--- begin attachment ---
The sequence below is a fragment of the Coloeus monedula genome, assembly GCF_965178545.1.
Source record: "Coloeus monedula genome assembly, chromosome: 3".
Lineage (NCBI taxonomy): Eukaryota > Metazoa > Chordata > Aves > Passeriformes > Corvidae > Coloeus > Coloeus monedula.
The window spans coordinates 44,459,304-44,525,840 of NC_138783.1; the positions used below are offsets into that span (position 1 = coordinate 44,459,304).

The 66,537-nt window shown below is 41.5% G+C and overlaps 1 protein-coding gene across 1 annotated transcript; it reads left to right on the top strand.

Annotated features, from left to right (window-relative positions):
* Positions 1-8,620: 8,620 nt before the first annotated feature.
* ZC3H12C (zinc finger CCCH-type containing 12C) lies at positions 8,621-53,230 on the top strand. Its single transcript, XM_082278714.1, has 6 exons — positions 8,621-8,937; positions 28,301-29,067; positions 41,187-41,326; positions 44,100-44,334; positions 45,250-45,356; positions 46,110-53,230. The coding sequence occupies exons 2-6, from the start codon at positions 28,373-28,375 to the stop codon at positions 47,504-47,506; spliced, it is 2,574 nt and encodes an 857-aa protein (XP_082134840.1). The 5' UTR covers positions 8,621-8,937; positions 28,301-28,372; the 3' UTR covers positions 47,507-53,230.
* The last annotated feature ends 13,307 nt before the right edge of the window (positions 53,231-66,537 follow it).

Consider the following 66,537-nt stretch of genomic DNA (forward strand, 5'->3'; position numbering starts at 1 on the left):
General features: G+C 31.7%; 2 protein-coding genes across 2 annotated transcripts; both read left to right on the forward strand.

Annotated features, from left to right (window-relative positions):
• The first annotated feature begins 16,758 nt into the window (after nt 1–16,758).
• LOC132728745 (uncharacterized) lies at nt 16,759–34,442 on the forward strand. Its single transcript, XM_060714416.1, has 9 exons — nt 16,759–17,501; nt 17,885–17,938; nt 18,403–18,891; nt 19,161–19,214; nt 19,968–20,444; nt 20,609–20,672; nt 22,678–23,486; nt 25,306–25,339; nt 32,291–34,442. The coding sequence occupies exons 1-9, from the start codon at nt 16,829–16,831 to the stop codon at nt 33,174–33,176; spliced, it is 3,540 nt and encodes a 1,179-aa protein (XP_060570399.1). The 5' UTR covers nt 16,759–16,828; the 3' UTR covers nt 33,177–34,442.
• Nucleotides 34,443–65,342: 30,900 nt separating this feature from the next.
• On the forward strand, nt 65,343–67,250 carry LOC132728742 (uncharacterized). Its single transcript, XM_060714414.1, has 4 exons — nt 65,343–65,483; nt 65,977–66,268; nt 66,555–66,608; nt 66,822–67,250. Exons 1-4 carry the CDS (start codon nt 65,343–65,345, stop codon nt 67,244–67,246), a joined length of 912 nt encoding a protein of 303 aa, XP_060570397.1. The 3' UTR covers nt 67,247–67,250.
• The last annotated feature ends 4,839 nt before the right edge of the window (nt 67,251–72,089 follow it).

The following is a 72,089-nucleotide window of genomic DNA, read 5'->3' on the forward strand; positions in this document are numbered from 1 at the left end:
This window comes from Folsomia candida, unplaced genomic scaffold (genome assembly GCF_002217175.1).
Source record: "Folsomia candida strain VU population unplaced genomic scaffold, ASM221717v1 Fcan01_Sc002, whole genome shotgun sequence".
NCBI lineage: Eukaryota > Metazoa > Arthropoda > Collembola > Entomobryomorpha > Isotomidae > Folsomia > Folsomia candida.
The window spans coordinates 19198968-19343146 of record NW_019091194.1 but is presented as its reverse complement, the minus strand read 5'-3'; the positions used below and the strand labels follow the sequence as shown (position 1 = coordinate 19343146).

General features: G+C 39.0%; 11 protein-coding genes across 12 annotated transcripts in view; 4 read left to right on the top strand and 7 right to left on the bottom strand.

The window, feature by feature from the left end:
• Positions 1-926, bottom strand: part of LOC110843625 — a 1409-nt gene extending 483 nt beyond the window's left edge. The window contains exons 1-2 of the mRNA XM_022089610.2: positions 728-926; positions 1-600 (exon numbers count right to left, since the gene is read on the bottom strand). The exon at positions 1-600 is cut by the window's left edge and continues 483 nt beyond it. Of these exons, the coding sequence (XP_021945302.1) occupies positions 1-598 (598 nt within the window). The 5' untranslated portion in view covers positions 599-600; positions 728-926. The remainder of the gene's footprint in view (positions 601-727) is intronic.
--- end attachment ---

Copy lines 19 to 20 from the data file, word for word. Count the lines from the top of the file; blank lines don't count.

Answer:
This window comes from Folsomia candida, unplaced genomic scaffold (genome assembly GCF_002217175.1).
Source record: "Folsomia candida strain VU population unplaced genomic scaffold, ASM221717v1 Fcan01_Sc002, whole genome shotgun sequence".